Internet Explorer 11 (IE11) is not supported. For the best experience please open using Chrome, Firefox, Safari or MS Edge

The Government has published its first National Remote Work Strategy (the Strategy). Among the commitments contained in the Strategy is planned legislation giving employees the right to request remote working. The Strategy also provides for the introduction of a legally admissible Code of Practice on the right to disconnect from work.

The Strategy’s other main actions include:

  • A commitment to construct more remote working hubs
  • Reviewing the treatment of remote working for the purposes of tax and expenditure in the next Budget, and
  • A possible acceleration of the National Broadband Plan

The move towards more permanent remote working arrangements follows research carried out in October 2020 which found that 94% of participants would like to work remotely after the pandemic. The Strategy also states that it will mandate public sector employers, colleges, and other public bodies to move to 20% home and remote working in 2021.

The Strategy has an ambitious timeline and there are various actions set out that aim to be completed by the end of December 2021.

Main Components of the Strategy?

  • Right to request remote working

It is planned that legislation will be introduced by September 2021 allowing employees to request the right to work remotely. The legislation will provide a framework for handling these requests. Employers are not obliged to agree to all requests but it is likely that they will have to provide objective reasons justifying any refusals. Recent commentary indicates that employees will have the right to appeal to the Workplace Relations Commission where they believe the employer’s refusal to be unreasonable. Currently, there is no obstacle to employees requesting to work from home. However, the planned legislation will provide a framework which aims to strengthen an employee’s right to request long term remote working.

  • Right to disconnect

In Ireland, restrictions on an employee’s working time are already governed by the Organisation of Working Time Act 1997. However, the Strategy promises a "legally admissible" Code of Practice on an employee’s "right to disconnect" from responding to phone calls or emails outside their standard working hours. While it is envisaged that adhering to the Code will not be a strict legal requirement, in the event of complaints in terms of working hours, the Workplace Relations Commission will certainly consider the provisions of the Code when dealing with a complaint. The Code of Practice is expected to be introduced in the first quarter of 2021.

  • Infrastructure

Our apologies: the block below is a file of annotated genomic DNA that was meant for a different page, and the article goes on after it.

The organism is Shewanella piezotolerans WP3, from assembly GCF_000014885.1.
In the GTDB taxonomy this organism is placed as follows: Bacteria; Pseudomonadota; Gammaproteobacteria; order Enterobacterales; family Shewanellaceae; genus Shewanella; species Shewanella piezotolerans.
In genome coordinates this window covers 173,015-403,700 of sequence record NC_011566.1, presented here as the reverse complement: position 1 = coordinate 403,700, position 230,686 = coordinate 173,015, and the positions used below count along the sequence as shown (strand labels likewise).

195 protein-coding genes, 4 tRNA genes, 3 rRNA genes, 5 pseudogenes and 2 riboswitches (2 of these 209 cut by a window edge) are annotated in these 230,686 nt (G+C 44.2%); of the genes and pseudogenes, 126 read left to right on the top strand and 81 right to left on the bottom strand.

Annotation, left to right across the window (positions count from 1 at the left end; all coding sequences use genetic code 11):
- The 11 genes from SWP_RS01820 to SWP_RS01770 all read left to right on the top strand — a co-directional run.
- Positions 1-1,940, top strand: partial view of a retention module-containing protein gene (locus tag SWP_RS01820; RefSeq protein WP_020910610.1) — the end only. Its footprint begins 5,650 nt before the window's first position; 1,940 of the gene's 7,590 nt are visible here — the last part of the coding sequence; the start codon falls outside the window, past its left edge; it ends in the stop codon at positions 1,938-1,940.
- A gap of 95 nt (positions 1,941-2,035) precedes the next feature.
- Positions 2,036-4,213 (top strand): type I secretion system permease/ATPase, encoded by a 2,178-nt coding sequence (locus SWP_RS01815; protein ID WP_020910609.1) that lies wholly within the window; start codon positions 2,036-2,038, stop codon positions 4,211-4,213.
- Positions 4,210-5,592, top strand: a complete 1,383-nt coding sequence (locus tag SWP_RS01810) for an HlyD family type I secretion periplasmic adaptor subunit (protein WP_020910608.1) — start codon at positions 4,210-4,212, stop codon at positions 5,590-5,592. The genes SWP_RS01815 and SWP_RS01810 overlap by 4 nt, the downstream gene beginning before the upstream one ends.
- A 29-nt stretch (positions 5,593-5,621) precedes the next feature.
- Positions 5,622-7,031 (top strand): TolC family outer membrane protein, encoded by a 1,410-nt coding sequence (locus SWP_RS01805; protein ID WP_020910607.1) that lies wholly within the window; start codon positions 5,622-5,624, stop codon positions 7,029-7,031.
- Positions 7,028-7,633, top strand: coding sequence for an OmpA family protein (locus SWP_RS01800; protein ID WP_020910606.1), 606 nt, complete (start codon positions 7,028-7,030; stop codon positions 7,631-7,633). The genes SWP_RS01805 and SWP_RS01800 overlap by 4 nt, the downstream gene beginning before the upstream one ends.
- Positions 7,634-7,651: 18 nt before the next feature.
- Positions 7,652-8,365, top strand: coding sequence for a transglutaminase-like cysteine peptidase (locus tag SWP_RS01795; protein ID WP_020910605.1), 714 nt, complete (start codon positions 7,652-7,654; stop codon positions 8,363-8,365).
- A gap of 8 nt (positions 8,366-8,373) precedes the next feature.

The Strategy commits to "significant investment" in remote work hubs in geographic locations which ensure that they are located suitably for commuters and close to childcare facilities.

  • Tax/financial incentives

The Tax Strategy Group will review the treatment of remote working for tax and expenditure purposes before the next budget.

  • National Broadband Plan

The Strategy is also exploring the acceleration of the roll out of the National Broadband Plan to accommodate the technology which enables remote working.

What Should Employers do Now?

The Strategy indicated that the Government will be moving forward with the proposals in the immediate future. In light of this, employers should assess their current business model and working arrangements for any roles which are suitable for long term remote working. Where roles are identified which are not suitable for remote working, employers should consider how they will deal with remote working requests from employees in these roles as any refusals will need to be justified on an objective basis. The Strategy recommends that employers implement a remote work policy that sets out clear criteria for requesting remote work, with a review or appeal process built in for employees who have their requests refused.

Employers should also review their practice for recording their employees’ working time and assess their policy in terms of compliance with the maximum 48 hour working week.

The Strategy is a welcome development for employees and employers alike, acknowledging the huge cultural shift that has occurred in a relatively short timeframe as a result of the pandemic. The Strategy aims to facilitate and encourage long term remote working and provide the infrastructure to do so. The progress of the Strategy will be monitored with interest for 2021.

For queries relating to this article or other employment law queries, please contact a member of our Employment & Benefits team.

The content of this article is provided for information purposes only and does not constitute legal or other advice.

Share this: